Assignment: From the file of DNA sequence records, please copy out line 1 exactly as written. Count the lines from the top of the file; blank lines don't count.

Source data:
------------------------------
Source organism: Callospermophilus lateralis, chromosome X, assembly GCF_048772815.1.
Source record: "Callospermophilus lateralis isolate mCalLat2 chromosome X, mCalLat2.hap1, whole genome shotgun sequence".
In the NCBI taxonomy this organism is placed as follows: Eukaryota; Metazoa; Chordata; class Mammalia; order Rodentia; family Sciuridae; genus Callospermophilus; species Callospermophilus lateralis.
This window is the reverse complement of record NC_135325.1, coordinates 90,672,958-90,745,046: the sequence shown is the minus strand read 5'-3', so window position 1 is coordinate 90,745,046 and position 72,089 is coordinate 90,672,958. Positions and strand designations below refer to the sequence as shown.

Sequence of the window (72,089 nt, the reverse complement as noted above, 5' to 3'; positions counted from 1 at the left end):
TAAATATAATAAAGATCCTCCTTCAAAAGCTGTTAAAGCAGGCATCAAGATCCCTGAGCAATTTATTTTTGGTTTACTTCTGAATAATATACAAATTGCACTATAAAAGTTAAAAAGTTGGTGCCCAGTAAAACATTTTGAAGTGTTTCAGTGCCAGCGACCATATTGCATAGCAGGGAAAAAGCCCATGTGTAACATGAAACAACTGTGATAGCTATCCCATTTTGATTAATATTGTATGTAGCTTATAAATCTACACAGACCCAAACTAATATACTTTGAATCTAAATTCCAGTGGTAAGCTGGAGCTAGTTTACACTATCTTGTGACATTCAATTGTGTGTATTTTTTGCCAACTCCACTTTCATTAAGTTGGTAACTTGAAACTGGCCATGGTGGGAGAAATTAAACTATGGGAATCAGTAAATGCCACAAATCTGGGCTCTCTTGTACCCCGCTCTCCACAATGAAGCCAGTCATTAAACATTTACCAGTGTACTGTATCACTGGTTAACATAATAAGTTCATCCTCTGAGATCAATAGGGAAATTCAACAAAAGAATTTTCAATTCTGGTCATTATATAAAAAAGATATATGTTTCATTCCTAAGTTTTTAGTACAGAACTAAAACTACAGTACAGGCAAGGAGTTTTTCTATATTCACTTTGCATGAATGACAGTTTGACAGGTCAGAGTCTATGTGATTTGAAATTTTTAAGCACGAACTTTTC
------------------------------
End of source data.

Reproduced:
Source organism: Callospermophilus lateralis, chromosome X, assembly GCF_048772815.1.